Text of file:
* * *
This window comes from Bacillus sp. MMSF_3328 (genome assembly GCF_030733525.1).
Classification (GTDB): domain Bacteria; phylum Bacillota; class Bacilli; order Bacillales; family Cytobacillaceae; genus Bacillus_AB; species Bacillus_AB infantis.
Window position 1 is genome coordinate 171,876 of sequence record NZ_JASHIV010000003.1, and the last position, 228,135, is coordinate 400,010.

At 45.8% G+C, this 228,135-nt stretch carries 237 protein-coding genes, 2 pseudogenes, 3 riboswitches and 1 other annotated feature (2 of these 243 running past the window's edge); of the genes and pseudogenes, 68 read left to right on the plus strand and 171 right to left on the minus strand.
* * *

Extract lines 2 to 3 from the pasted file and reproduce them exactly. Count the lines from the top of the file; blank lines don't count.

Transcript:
Classification (GTDB): domain Bacteria; phylum Bacillota; class Bacilli; order Bacillales; family Cytobacillaceae; genus Bacillus_AB; species Bacillus_AB infantis.
Window position 1 is genome coordinate 171,876 of sequence record NZ_JASHIV010000003.1, and the last position, 228,135, is coordinate 400,010.